Appearance: These small finches have conical bills and notched tails. They have rosy, red faces, and breasts with streaky brown backs.
Backyard Tip: This species is a common flocking bird at feeders. They particularly enjoy black oil sunflower seeds.
Summary of 10 Types of Singing Birds
Here’s a recap of the 10 wonderful singing birds that we took a look at.
|Number||Singing Bird||Song||Time of Day|
|1||Song Sparrow||Short, well-spaced notes ending with varying trills or buzzes||Most common around dawn in the spring; not uncommon to hear them cold winter mornings|
|2||Yellow Warbler||Musical whistled song||Early spring and summer mornings|
|3||Yellow-Breasted Chat||Repertoire of croaks, cackles, whistles, chuckles, and gurgles||Mornings, evenings, and may even sing at night during the breeding season|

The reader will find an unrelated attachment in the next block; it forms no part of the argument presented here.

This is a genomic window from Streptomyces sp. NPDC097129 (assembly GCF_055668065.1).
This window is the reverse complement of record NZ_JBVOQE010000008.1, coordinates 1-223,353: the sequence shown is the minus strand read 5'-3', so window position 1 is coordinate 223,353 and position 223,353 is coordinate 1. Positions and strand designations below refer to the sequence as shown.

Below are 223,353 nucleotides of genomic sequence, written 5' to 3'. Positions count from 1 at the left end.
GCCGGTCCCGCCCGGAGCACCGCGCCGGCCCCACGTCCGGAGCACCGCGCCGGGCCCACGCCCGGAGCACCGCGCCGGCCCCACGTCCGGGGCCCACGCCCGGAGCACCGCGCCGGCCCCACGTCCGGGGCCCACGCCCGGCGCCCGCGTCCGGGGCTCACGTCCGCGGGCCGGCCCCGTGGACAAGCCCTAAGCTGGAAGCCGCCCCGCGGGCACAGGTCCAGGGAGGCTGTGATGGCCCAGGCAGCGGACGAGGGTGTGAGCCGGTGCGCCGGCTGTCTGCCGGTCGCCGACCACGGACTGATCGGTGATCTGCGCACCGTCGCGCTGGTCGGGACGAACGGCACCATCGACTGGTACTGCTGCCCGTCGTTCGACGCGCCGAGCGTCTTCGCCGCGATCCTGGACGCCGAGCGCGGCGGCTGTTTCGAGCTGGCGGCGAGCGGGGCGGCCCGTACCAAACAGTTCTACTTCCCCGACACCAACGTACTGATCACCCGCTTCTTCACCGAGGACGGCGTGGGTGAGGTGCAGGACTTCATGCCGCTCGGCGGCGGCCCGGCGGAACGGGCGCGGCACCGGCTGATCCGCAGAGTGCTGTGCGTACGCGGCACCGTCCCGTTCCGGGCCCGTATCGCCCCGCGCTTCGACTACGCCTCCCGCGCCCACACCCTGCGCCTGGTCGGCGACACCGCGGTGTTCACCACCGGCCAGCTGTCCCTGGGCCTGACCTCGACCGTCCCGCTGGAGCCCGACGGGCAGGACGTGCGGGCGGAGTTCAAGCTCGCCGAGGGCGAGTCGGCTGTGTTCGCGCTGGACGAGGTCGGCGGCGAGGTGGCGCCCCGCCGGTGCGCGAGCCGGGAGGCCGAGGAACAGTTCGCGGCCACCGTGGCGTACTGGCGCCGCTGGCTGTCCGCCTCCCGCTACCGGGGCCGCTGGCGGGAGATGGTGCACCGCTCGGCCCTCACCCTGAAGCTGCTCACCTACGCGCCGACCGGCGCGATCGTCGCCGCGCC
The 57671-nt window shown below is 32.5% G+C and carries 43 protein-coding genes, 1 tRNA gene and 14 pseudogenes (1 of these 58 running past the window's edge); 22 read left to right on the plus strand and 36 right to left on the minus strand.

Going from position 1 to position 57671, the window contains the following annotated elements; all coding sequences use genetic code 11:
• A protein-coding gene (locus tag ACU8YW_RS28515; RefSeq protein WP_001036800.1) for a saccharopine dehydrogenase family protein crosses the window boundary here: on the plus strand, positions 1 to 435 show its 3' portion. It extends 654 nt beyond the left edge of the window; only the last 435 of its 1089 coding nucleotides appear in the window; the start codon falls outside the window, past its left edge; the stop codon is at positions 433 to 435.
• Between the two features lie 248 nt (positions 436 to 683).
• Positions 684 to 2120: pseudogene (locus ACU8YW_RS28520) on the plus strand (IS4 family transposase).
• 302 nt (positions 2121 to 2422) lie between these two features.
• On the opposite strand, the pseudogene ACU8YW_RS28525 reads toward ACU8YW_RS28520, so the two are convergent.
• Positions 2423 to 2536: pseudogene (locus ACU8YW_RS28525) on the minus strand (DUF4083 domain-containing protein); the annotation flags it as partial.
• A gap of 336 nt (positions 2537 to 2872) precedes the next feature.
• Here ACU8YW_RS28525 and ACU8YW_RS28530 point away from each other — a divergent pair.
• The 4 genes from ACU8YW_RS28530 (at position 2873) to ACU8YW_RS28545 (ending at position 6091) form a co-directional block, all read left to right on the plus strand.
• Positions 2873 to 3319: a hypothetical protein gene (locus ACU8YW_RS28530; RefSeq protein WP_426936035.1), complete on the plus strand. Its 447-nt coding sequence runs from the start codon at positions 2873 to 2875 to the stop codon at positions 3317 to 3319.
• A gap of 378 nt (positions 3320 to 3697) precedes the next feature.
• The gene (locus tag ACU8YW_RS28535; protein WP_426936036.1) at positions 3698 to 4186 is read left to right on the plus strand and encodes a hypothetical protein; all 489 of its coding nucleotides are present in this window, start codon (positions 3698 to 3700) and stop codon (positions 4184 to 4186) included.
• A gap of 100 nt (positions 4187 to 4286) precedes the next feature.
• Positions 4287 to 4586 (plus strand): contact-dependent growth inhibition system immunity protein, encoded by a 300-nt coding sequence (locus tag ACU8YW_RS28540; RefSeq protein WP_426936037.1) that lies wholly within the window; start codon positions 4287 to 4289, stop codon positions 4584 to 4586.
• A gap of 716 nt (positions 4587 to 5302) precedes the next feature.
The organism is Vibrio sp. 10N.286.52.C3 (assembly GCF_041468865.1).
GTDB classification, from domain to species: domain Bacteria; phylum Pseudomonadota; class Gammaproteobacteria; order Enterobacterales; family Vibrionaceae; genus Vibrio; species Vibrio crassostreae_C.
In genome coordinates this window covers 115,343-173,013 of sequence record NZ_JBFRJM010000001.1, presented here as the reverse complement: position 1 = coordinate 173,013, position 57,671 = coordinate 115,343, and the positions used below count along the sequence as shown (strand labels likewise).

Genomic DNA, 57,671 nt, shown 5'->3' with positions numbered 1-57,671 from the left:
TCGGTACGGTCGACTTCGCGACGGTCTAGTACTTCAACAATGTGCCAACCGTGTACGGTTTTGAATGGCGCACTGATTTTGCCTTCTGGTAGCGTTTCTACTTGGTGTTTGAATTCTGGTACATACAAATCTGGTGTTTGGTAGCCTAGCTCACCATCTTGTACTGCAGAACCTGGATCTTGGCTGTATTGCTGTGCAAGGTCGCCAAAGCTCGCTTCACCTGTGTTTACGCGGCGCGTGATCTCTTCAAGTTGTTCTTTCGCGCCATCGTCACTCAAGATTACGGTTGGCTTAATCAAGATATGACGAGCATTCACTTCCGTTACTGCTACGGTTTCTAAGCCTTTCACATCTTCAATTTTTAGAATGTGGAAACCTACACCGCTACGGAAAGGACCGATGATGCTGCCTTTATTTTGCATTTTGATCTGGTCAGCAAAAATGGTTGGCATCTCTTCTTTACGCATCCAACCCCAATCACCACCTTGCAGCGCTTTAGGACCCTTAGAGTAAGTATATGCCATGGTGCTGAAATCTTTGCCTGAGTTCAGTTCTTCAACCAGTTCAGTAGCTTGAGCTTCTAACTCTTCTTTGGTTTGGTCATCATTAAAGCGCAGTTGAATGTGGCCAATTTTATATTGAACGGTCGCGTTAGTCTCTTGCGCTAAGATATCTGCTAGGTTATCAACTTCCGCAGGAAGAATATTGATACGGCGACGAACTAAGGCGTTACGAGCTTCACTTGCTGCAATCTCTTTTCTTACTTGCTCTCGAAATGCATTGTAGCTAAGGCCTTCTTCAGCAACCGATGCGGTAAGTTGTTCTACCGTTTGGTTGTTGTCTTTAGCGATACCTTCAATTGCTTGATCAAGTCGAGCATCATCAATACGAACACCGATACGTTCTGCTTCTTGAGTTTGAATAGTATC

|4||Wood Thrush||Melodious flute-like song with many variants and sharp call notes||Dawn and dusk during summers in the Eastern United States|
|5||Hermit Thrush||Clear, musical phrases that begin with a piping whistle and end in soft, reedy echoes||Early in the morning and is one of the last to stop singing in the evenings|
|6||Western Meadowlark||Males have a complex flute-like song of pure whistles and gurgling warbles||All times of the day during the breeding season; loudest early in the morning|
|7||American Robin||Steady rhythm of rising and falling rich carols||Starts an hour before sunrise, ending after the sun goes down|
|8||Gray Catbird||Long series of short phrases, often sounding musical and mechanical||Throughout the day into the evening; loudest in the morning|
|9||Rose-Breasted Grosbeak||Soft, melodious whistled song||Males sing over 600 times a day during spring and summer.|
|10||House Finch||Long series of short, jumbled warbles, ending in an upward or downward slur||Throughout the day|
The photo featured at the top of this post is © iStock.com/photographybyJHWilliams